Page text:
Full Title: An Account of the European Settlements in America. In Six Parts. I. A Short History of the Discovery of that Part of the World. II. The Manners and Customs of the Original Inhabitants. III. Of the Spanish Settlements. IV. Of the Portuguese. V. Of the French, Dutch, and Danish. VI. Of the English. Each Part contains An Accurate Description of the Settlements in it, their Extent, Climate, Productions, Trade, Genius and Disposition of their Inhabitants: the Interests of the several Powers of Europe with respect to those Settlements; and their Political and Commercial views with regard to each other. Vol. II. The Second Edition, with Improvements. London: Printed for R. and J. Dodsley in Pall-Mall. MDCCLVIII.
The royal, proprietary, and charter governments. Laws of the colonies. Paper currency. Abuses in it. Another sort of money proposed.
THE settlement of our colonies was never pursued upon any regular plan; but they were formed, grew, and flourished as accidents, the nature of the climate, or the dispositions of private men happened to operate. We ought not therefore to be surprised to find in the several constitutions and governments of our colonies, so little of any thing like uniformity. It has been said that there is scarce any form of government known, that does not prevail in some of our plantations; the variety is certainly great and vicious; but the latitude of the observation must be somewhat restrained; for some forms they are certainly strangers to. To pass over several, nothing like a pure hereditary aristocracy has ever appeared in any of them. . . .
The law in all our provinces, besides those acts which from time to time they have made for themselves, is the common law of England, the old statute law, and a great part of the new, which in looking over their laws I find many of our settlements have adopted, with very little choice or discretion. And indeed the laws of England, if in the long period of their duration they have had many improvements, so they have grown more tedious, perplexed, and intricate, by the heaping up many abuses in one age, and the attempts to remove them in another. These infant settlements surely demanded a more simple, clear, and determinate legislation, though it were of somewhat an homelier kind; laws suited to the time, to their country, and the nature of their new way of life. Many things still subsist in the law of England, which are built upon causes and reasons that have long ago ceased, many things are in those laws suitable to England only. But the whole weight of this ill-agreeing mass, which neither we nor our fathers were well able to bear, is laid upon the shoulders of these colonies; by which a spirit of contention is raised, and arms offensive and defensive supplied to keep up and exercise this spirit, by the intricacy and unsuitableness of the laws to their object. And thus in many of our settlements the lawyers have gathered to themselves the greatest part of the wealth of the country; men of less use in such establishments than in more settled countries, where the number of people naturally sets many apart from the occupations of husbandry, arts, or commerce. Certainly our American brethren might well have carried with them the privileges which make the glory and happiness of Englishmen, without taking them encumbered with all that load of matter, perhaps so useless at home, without doubt so extremely prejudicial in the colonies.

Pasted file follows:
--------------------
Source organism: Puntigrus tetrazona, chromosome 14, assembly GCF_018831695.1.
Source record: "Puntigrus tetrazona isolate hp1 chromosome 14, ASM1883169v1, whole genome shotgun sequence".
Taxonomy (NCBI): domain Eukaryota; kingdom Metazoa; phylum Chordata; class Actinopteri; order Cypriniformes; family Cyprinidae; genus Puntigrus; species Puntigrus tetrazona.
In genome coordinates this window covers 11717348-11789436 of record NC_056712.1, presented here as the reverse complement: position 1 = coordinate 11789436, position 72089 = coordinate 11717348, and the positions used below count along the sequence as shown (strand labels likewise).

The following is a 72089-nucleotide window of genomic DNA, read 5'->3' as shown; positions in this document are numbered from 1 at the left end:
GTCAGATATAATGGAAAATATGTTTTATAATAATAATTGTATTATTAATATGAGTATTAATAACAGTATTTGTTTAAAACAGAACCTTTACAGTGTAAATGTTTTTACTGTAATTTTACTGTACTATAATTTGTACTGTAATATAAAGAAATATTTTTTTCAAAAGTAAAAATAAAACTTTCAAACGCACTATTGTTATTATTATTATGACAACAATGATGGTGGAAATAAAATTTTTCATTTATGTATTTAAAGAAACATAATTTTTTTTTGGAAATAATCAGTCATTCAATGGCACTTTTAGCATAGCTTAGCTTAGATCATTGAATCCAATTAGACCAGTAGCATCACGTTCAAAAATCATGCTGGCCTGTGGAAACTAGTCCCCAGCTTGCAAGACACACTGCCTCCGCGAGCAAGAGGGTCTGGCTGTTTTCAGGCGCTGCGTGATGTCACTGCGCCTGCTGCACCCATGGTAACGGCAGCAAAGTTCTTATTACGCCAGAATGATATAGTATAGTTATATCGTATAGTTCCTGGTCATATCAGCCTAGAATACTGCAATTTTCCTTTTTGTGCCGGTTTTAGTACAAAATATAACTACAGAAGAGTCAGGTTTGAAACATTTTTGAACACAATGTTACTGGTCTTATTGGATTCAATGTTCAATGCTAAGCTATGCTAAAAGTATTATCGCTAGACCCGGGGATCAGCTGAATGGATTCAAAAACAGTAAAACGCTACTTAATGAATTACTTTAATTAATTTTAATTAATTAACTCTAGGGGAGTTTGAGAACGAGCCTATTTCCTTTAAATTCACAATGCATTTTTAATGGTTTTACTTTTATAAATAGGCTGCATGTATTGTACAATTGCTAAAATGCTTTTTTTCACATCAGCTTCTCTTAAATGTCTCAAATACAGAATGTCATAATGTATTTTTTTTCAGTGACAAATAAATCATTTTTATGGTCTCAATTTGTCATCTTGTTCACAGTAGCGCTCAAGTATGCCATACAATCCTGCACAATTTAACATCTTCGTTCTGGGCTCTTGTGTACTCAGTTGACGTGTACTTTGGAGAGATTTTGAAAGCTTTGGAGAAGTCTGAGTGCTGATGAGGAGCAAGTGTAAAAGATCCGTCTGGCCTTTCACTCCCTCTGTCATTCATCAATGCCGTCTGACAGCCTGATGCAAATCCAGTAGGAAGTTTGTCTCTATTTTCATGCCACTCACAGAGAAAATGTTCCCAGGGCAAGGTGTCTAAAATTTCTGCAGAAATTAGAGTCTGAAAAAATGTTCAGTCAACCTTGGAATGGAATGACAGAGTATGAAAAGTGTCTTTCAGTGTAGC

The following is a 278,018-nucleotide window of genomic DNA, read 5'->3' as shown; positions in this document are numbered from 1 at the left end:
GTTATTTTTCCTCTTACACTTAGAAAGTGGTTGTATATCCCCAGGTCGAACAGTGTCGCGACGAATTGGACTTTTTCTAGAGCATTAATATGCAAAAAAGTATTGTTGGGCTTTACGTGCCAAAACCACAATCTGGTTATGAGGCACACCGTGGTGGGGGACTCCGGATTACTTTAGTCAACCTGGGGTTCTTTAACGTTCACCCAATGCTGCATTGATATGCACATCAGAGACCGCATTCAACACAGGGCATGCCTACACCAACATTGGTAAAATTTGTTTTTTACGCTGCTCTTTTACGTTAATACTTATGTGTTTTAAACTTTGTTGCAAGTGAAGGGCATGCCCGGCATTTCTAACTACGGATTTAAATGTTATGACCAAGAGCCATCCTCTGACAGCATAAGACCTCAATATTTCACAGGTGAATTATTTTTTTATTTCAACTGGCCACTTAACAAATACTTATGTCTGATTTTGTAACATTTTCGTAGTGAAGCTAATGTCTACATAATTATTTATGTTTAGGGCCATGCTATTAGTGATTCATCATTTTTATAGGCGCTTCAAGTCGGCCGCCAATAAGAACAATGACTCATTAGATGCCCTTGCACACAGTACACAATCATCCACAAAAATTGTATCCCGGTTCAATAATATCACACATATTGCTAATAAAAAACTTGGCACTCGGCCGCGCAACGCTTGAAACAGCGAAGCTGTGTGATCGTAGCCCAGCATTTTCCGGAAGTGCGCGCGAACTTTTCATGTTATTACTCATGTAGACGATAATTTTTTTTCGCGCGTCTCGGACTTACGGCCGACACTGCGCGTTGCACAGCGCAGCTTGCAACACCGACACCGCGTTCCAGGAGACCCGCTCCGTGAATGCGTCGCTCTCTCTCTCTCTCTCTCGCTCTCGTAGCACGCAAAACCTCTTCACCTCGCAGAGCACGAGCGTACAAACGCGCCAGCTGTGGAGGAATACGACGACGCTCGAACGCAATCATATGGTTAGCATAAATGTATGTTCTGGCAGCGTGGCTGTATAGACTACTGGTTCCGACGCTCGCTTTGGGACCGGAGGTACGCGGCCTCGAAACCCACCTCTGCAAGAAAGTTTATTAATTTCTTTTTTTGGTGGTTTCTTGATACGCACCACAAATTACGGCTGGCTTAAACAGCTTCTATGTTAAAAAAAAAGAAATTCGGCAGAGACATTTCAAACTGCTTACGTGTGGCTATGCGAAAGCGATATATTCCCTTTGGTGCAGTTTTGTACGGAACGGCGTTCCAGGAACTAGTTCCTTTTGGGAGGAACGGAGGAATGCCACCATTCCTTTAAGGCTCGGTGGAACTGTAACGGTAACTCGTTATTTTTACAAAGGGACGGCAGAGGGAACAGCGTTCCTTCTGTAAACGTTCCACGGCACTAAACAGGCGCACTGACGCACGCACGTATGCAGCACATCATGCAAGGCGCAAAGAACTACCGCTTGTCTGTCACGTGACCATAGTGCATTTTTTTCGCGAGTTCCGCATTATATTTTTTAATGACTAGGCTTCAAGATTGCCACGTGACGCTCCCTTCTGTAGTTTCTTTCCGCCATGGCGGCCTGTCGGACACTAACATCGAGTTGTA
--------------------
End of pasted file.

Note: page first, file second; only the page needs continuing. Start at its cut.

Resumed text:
Laws themselves are hardly more the cement of societies than money; and societies flourish or decay according to the condition of either of these. It may be easily judged, that as the ballance of trade with Great Britain is very much against the colonies, that therefore whatever gold or silver they may receive from the other branches of their commerce, makes but a short stay in America. This consideration at first view would lead one to conclude, that in a little time money for their ordinary circulation would be wanting; and this is apparently confirmed by experience. Very little money is seen amongst them, notwithstanding the vast increase of their trade. This deficiency is supplied, or more properly speaking, it is caused by the use of money or credit, which they commonly call paper currency. This money is not created for the conveniency of traffic, but by the exigencies of the government, and often by the frauds and artifices of private men for their particular profit. Before this invention money was indeed scarce enough in America, but they raised its value, and it served their purpose tolerably. I shall forbear entering into the causes that increased the charges of government so greatly in all our American provinces. But the execution of projects too vast for their strength, made large sums necessary. The feeble state of a colony which had hardly taken root in the country, could not bear them; and to raise sudden and heavy taxes, would destroy the province without answering their purpose. . . .
The currency of our plantations must not be set upon a level with the funds in England. For besides that the currency carries no interests to some amends for the badness of the security; the security itself is so rotten, that no art can give it any lasting credit; as there are parts of New England wherein, if the whole stock and the people along with it were sold, they would not bring money enough to take in all the bills which have been emitted.
I hope it is not too late to contrive some remedy for this evil, as those at the head of affairs here are undoubtedly very sollicitous about so material a grievance. I should imagine that one current coin for the whole continent might be struck here, or there, with such an allay as might at once leave it of some real value, and yet so debased as to prevent its currency elsewhere, and so to keep it within themselves. . . .